As the continued rise and popularity of e-commerce has driven down foot traffic to brick-and-mortar retailers over the past decade, many department stores, in particular, have had no choice but to declare bankruptcy. Having just closed its stores at the beginning of 2020, Barney’s is one of the most recent big-name retail casualties to face its fate.
Given the debilitating impact that COVID-19 has brought to the retail industry as a whole, it seems likely that Neiman Marcus and J.C. Penney—experiencing year-over-year foot traffic decreases of 56.4% and 33.7%, respectively, since March 2019—are likely to add their names to the list of department store bankruptcies any day now.
This is just one reason why the New York Times has warned that the “death of the department store” as we once knew it is on the horizon, a big part of the broader retail industry that stands little chance of surviving the coronavirus pandemic.
All businesses, for all intents and purposes, are facing unique challenges in the face of the COVID-19 crisis. Those operating like well-oiled machines before the crisis have had to pivot business operations to weather the storm and make critical real-time decisions to stay afloat or, in the case of recent spikes in grocery store visits, meet sudden increases in demand.
The retail industry, specifically around department stores, is a different story: this industry was already struggling before COVID-19 and was in no position to deal with yet another severe blow.
As we’ve already explored via our COVID-19 U.S. consumer activity foot traffic patterns dashboard around different industries, there’s no question that COVID-19 has made an impact on all aspects of U.S. consumers life and behaviors since March 2020. Unfortunately, all data suggests that this impact has been felt at least ten times stronger by department stores.
In 2019, year-over-year foot traffic at a number of major department store brands was already consistently hovering in negative territory. Based on the graph above, you can see that J.C. Penney was one of the few department store brands to see some positive traffic spikes over the past year—most notably, 15% in April 2019 and 13% in January 2020—but even those spikes, as reported in the news today, can’t save J.C. Penney from near-certain bankruptcy.
Even during this past year’s typically busy holiday shopping season and into the early part of 2020, household names like Bloomingdale’s, Macy’s, Nordstrom, Saks Fifth Avenue, and Neiman Marcus were already experiencing 10-30% declines in y/y foot traffic before major shutdowns went into effect. And while the data suggests there could have been a potential uptick beginning in February, the arrival of COVID-19 stopped any possible momentum in its tracks.
In fact, by the time March 2020 rolled around, we saw steep decreases in foot traffic affect all big-name department stores—with Saks Fifth Avenue and Neiman Marcus suffering the worst blow, seeing decreases in y/y foot traffic in excess of 50%.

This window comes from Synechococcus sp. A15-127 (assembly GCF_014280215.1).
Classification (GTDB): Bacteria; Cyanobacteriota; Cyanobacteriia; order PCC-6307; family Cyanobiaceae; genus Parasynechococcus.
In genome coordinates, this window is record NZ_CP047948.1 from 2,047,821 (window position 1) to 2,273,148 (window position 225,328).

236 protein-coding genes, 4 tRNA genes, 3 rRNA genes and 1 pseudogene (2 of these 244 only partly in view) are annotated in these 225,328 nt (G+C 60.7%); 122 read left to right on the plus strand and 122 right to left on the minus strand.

However, while the decrease in foot traffic may not be as bleak for more “mass-market” department store brands, like J.C. Penney and Macy’s—though certainly not far off—numbers like this spell disaster for a retail industry consistently on a steady decline over the past decade.
The troubles facing department stores is further accentuated by the fact that the more luxury, upper-market brands, traditionally catering to a smaller and more affluent clientele, have typically only been able to claim a very small piece of overall department store visits for years. This means that any significant drop in foot traffic—including mandatory store closures due to the coronavirus pandemic—would likely hit a lot closer to home and challenge the business’s ability to stay afloat during and after this economic crisis.
It’s not surprising that mid-market retailers, like Macy’s and J.C. Penney, garnered a significantly larger proportion of total department store visits compared to their high-end counterparts over the last two years. In many ways, albeit indirectly, this paints a clear picture of the distribution of wealth among Americans. It also begins to hint at why luxury department stores have been on their last leg for some time now: there is simply very little demand for them these days.
Whether the COVID-19 crisis brings about the official end to department stores—for so long a prominent staple of shopping life in America—or simply speeds up a trend that was likely to happen anytime now, it’s safe to say that only time will tell. But as we’ve seen across many industries being impacted by the prolonged coronavirus pandemic, the very fabric of the U.S. economy—and how consumers engage with it—is changing more and more each day. While this may quite well be the end of the department store era, this is certainly not the only industry that’ll have a tough time weathering the long and uncertain storm ahead.
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